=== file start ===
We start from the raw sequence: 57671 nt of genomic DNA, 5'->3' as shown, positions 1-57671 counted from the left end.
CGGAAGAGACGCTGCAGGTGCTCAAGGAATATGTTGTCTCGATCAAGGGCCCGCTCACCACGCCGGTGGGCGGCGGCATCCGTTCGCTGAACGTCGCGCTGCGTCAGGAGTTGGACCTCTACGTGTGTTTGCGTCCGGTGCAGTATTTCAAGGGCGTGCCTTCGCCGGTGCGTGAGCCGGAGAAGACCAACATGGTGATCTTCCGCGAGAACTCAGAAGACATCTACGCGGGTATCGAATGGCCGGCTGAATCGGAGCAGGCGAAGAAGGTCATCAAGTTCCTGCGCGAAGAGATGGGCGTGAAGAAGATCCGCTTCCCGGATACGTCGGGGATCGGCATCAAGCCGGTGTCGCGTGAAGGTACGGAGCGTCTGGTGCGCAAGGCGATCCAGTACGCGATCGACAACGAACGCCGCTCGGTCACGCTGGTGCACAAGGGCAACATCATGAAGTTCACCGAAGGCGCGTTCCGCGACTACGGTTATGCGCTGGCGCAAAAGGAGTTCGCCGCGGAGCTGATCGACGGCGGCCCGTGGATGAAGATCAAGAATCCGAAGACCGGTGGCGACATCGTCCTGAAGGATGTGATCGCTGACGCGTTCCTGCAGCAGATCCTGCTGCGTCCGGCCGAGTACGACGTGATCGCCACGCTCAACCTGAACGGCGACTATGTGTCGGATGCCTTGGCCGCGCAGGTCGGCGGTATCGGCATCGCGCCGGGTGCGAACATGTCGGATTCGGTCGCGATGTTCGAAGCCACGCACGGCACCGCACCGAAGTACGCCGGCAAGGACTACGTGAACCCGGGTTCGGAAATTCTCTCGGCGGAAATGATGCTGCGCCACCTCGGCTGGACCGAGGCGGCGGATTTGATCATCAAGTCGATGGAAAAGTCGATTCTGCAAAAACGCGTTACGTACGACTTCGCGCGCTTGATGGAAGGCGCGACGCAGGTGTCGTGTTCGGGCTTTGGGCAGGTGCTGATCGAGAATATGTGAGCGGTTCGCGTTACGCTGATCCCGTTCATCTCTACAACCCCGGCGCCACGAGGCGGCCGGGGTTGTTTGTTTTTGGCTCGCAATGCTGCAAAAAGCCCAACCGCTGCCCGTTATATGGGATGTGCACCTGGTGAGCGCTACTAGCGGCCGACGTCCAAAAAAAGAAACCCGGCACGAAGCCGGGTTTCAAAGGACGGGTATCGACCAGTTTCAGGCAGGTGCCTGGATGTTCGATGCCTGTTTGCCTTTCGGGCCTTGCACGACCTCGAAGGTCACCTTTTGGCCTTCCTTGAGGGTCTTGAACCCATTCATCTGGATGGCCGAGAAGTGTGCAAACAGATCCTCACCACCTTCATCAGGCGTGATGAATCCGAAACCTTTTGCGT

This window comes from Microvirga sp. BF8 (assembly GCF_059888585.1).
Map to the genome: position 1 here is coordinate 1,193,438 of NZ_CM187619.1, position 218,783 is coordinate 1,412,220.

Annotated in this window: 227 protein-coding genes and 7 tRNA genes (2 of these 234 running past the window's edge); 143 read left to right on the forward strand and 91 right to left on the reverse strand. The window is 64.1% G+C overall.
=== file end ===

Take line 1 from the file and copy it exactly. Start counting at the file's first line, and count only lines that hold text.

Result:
We start from the raw sequence: 57671 nt of genomic DNA, 5'->3' as shown, positions 1-57671 counted from the left end.